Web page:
Project Ophelia, Redefining Mobility?

*”Yay!! First post on my own website now, I should celebrate!” ended up going back to bed, browsing*

One of the best things that can only occur on weekend is being able to just lay lazy on my bed, with two laptops, browsing stuff over the internet and catching up with news I missed last week. I looked up news everyday through Twitter. I clicked on almost every single link from news site I followed on Twitter. I read everything, it’s almost overwhelming. I guess this is why some people prefer to follow celebrities on Twitter, rather than following bunch of news channel. To be honest, all these news channel (which is mostly technology news ) accounts I followed, made me overwhelmed at times. I can’t just read about newly released gadget without having the urge to go to Mr.Google, search for spec-sheet, then go to several websites compiling all the reviews about it. My brain doesn’t work that way ¬†ūüėÄ

I read about Project Ophelia months ago. I remember, I dreamed about it before! When I was a kid, I dreamed about having computer that could fit inside our pocket. I used to watch my Dad carry around his heavy laptop and thought “hmm…Dad’s pc should be small enough so he could carry it everywhere he goes” My Dad worked in various IT companies, he worked at AT&T, Motorola, Ericsson, Siemens, Alcatel etc. Now you know where my techie side came from! ¬†Yes, now its the era of Ultrabook. Intel’s way of defining mobility. I enjoy my first generation Ultrabook, it’s lightweight and reliable enough to carry all my workload. Mine didn’t have SSD yet, but most of second generation Ultrabook nowadays has it and by the launch of third generation Ultrabook, with Haswell architecture inside, I believe people would be easily convinced to switch to Ultrabook, unless they still need to strengthen their biceps with 2,5kg laptop, a free weight-lift exercise :p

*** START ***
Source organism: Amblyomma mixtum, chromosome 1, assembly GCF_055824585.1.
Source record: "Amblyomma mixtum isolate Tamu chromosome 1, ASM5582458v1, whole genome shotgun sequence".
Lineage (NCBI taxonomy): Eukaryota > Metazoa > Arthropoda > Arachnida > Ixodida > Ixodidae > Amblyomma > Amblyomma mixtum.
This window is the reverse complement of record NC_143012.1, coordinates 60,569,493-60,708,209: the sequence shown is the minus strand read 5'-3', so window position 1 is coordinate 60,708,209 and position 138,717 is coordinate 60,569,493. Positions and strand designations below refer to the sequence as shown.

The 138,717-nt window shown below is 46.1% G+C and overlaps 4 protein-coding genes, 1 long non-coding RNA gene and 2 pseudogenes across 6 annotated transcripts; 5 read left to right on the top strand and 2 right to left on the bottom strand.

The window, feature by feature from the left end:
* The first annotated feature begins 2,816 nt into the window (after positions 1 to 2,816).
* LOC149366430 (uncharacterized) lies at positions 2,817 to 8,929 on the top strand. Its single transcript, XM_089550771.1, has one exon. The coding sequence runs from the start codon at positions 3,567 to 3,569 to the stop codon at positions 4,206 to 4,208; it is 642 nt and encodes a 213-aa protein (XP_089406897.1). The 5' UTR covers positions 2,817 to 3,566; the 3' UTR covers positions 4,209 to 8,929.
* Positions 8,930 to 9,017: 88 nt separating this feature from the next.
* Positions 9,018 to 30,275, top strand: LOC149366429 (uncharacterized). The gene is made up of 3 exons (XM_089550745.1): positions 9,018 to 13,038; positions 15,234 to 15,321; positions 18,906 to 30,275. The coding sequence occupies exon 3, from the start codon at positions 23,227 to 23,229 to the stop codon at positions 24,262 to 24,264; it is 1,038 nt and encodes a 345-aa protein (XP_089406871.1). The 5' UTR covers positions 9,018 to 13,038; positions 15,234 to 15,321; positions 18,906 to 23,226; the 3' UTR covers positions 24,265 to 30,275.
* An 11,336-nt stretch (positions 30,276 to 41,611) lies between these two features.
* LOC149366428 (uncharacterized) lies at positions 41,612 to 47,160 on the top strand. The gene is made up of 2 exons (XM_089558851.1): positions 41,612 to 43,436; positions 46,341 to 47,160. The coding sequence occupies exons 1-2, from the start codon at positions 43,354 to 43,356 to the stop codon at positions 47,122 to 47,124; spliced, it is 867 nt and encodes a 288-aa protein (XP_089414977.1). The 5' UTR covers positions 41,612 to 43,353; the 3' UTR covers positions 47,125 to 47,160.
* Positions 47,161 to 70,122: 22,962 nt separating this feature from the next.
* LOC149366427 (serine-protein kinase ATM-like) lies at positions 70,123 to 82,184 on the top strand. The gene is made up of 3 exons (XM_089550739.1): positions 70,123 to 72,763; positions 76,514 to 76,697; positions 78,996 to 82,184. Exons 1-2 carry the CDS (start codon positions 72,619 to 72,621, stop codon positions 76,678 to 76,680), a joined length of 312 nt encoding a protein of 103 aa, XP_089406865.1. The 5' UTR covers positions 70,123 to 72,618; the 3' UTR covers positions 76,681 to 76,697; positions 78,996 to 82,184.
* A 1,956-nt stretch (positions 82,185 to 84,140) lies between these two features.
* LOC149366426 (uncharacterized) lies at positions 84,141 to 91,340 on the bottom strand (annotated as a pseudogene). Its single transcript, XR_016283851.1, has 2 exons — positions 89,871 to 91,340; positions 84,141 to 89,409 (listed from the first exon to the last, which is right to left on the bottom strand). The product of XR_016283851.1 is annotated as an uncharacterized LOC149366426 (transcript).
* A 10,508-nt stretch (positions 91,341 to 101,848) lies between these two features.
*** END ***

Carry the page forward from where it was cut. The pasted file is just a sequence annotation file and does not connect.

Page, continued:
project-ophelia

Dell’s Project Ophelia seems to be “something big” to me. All you need to do is find a screen (TV or monitor works) ¬†with HDMI port and plug this tiny thing, voila! every document, presentation etc that you need to access, is right in front of you!! Project Ophelia can connect to the web as well, so it’s totally like ¬†having a virtual office, anywhere you go. Well, I know it’s based on Android, although I still can’t see Android operation system being used as a business OS yet, unlike Windows, but it’s still a cool idea nevertheless. Inside this device is¬†Rockchip RK3066 (1.6¬†GHz Dual- Core Cortex-A9)¬†and 1GB of RAM. Its been said that Rockchip RK30066 performance is similar to Samsung Exynos 4 Dual-Core chip, so it seems pretty good. Wifi and Bluetooth connectivity are also available alongside MicroSD card slot for additional storage. OS? well it probably runs on Jelly Bean, but still unsure because it hasn’t been released to market yet. Beta testing, they says.

Dell

Tiny USB-style PC, just like one of those things you will have if you are a spy! Wait, that’s the problem right there. You know how easy it is to lose USB right?? I had lost like a dozen of USBs in the past year, I don’t even want to know what’s in it or I will be freaking out my entire life. On the other hand, business people would be more concerned on¬†“what if this get stolen?”. Fortunately, security is something all manufacturer would worry about. Security, is something I am very concerned about too. In this era of Big Data, the term “sharing” is somehow seems dangerous, especially knowing that Project Ophelia device is based on cloud storage and I don’t believe in cloud storage security, yet. Turns out, Dell uses Wyse Cloud Client Manager software to securely access and share, this would be essential for business enterprise, because they will be able to manage permissions or access to Project Ophelia devices, based on role, department or location. Mr.IT Guy would be in charge of all Project Ophelia devices so when you lost your device, ¬†all you need to do is tell him to delete all data inside your device, remotely. Security wise, it seems secure enough.

I would say, “yes” to this device. I like the idea a lot. Although, I must say that Project Ophelia isn’t revolutionary enough to replace PC, but it’s a step forward toward redefining the term “mobile computing”. Should have replaced Android with Windows so it could run business suite like Microsoft Office, natively. But, ¬†all in all, I like it and for $100, might worth a try ūüėČ

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